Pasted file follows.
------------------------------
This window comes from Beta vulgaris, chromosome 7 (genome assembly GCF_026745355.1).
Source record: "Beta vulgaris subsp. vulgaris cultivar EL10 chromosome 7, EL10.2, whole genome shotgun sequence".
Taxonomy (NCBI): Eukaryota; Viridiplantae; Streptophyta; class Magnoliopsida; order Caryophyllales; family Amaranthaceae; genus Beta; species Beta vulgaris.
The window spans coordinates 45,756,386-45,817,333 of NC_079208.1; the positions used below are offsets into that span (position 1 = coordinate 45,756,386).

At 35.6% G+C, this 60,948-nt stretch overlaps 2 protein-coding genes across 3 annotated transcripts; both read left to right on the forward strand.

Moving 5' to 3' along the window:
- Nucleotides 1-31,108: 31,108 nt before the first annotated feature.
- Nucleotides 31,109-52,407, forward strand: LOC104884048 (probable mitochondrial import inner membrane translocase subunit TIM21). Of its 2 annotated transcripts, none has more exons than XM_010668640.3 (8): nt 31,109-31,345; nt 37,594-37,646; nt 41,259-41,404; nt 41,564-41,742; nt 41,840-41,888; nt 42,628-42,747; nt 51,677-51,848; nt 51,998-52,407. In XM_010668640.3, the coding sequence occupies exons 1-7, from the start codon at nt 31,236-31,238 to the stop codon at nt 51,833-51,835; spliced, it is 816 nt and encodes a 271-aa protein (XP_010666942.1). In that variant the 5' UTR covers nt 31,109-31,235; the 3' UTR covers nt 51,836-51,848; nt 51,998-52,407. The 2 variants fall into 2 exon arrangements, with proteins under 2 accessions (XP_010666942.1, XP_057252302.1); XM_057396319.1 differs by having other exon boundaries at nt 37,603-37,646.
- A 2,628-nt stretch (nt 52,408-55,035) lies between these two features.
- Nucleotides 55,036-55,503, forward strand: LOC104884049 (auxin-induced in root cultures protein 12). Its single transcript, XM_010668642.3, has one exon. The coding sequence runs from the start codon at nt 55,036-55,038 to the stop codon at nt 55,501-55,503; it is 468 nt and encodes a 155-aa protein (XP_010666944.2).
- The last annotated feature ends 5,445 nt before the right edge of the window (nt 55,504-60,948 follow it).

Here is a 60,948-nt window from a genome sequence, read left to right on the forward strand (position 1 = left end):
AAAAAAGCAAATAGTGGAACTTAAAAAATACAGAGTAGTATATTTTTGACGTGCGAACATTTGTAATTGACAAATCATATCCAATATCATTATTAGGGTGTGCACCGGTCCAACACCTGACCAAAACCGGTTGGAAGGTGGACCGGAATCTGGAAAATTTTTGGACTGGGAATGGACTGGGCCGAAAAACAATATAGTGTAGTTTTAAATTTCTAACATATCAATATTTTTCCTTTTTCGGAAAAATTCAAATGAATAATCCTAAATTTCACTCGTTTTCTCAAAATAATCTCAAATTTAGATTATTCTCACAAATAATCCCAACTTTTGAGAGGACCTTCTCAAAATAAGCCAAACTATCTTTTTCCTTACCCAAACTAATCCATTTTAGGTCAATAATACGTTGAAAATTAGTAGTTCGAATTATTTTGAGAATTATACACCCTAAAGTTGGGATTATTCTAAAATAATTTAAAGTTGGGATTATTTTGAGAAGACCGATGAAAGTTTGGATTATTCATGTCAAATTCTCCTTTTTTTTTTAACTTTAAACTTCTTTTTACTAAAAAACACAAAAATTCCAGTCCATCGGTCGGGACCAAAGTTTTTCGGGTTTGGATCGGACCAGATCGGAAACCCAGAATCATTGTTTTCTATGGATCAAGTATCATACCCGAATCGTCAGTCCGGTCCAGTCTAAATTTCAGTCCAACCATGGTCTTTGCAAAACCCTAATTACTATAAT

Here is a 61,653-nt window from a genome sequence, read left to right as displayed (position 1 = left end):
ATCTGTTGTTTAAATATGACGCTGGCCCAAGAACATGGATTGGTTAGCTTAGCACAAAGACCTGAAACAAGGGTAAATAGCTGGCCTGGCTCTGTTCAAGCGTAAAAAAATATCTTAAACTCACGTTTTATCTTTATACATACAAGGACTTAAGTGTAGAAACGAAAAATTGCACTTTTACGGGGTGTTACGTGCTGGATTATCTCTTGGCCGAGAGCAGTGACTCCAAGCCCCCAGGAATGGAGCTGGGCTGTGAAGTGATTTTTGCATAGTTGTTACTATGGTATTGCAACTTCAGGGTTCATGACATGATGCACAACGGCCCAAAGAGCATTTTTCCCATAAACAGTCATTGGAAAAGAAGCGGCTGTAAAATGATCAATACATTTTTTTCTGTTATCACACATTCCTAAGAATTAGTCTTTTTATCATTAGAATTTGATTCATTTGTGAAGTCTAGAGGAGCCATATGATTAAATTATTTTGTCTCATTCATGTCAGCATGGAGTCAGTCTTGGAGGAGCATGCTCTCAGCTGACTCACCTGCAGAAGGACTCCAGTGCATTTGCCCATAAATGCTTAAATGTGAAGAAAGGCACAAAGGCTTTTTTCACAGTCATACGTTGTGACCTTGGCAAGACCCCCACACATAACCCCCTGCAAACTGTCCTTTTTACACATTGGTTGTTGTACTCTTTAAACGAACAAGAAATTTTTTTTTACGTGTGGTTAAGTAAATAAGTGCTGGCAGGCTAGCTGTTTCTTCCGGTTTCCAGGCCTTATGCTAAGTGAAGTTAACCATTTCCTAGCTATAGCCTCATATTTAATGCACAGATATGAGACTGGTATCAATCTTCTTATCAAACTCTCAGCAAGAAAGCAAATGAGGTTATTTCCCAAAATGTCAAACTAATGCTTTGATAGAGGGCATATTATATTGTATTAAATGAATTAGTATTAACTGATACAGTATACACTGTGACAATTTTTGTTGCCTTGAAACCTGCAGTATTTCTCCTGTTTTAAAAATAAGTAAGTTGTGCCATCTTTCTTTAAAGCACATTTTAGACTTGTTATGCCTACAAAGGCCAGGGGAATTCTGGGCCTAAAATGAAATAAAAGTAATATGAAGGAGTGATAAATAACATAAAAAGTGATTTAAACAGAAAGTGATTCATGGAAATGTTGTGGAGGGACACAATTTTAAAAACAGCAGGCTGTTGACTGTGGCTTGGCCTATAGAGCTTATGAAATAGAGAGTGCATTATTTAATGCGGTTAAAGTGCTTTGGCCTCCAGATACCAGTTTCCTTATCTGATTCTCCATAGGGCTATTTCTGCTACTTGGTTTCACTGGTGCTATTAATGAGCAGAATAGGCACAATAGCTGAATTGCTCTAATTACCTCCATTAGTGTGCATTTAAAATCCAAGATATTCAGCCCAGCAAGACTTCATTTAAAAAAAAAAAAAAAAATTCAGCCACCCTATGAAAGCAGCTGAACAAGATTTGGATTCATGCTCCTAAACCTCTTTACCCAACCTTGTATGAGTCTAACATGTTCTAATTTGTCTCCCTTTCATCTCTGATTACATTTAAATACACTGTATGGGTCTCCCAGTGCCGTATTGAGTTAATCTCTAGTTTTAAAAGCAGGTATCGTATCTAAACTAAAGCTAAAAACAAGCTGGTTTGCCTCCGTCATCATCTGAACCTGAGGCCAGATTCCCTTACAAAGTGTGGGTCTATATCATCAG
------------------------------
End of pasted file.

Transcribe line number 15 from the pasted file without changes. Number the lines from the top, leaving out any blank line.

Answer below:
ATCTGTTGTTTAAATATGACGCTGGCCCAAGAACATGGATTGGTTAGCTTAGCACAAAGACCTGAAACAAGGGTAAATAGCTGGCCTGGCTCTGTTCAAGCGTAAAAAAATATCTTAAACTCACGTTTTATCTTTATACATACAAGGACTTAAGTGTAGAAACGAAAAATTGCACTTTTACGGGGTGTTACGTGCTGGATTATCTCTTGGCCGAGAGCAGTGACTCCAAGCCCCCAGGAATGGAGCTGGGCTGTGAAGTGATTTTTGCATAGTTGTTACTATGGTATTGCAACTTCAGGGTTCATGACATGATGCACAACGGCCCAAAGAGCATTTTTCCCATAAACAGTCATTGGAAAAGAAGCGGCTGTAAAATGATCAATACATTTTTTTCTGTTATCACACATTCCTAAGAATTAGTCTTTTTATCATTAGAATTTGATTCATTTGTGAAGTCTAGAGGAGCCATATGATTAAATTATTTTGTCTCATTCATGTCAGCATGGAGTCAGTCTTGGAGGAGCATGCTCTCAGCTGACTCACCTGCAGAAGGACTCCAGTGCATTTGCCCATAAATGCTTAAATGTGAAGAAAGGCACAAAGGCTTTTTTCACAGTCATACGTTGTGACCTTGGCAAGACCCCCACACATAACCCCCTGCAAACTGTCCTTTTTACACATTGGTTGTTGTACTCTTTAAACGAACAAGAAATTTTTTTTTACGTGTGGTTAAGTAAATAAGTGCTGGCAGGCTAGCTGTTTCTTCCGGTTTCCAGGCCTTATGCTAAGTGAAGTTAACCATTTCCTAGCTATAGCCTCATATTTAATGCACAGATATGAGACTGGTATCAATCTTCTTATCAAACTCTCAGCAAGAAAGCAAATGAGGTTATTTCCCAAAATGTCAAACTAATGCTTTGATAGAGGGCATATTATATTGTATTAAATGAATTAGTATTAACTGATACAGTATACACTGTGACAATTTTTGTTGCCTTGAAACCTGCAGTATTTCTCCTGTTTTAAAAATAAGTAAGTTGTGCCATCTTTCTTTAAAGCACATTTTAGACTTGTTATGCCTACAAAGGCCAGGGGAATTCTGGGCCTAAAATGAAATAAAAGTAATATGAAGGAGTGATAAATAACATAAAAAGTGATTTAAACAGAAAGTGATTCATGGAAATGTTGTGGAGGGACACAATTTTAAAAACAGCAGGCTGTTGACTGTGGCTTGGCCTATAGAGCTTATGAAATAGAGAGTGCATTATTTAATGCGGTTAAAGTGCTTTGGCCTCCAGATACCAGTTTCCTTATCTGATTCTCCATAGGGCTATTTCTGCTACTTGGTTTCACTGGTGCTATTAATGAGCAGAATAGGCACAATAGCTGAATTGCTCTAATTACCTCCATTAGTGTGCATTTAAAATCCAAGATATTCAGCCCAGCAAGACTTCATTTAAAAAAAAAAAAAAAAATTCAGCCACCCTATGAAAGCAGCTGAACAAGATTTGGATTCATGCTCCTAAACCTCTTTACCCAACCTTGTATGAGTCTAACATGTTCTAATTTGTCTCCCTTTCATCTCTGATTACATTTAAATACACTGTATGGGTCTCCCAGTGCCGTATTGAGTTAATCTCTAGTTTTAAAAGCAGGTATCGTATCTAAACTAAAGCTAAAAACAAGCTGGTTTGCCTCCGTCATCATCTGAACCTGAGGCCAGATTCCCTTACAAAGTGTGGGTCTATATCATCAG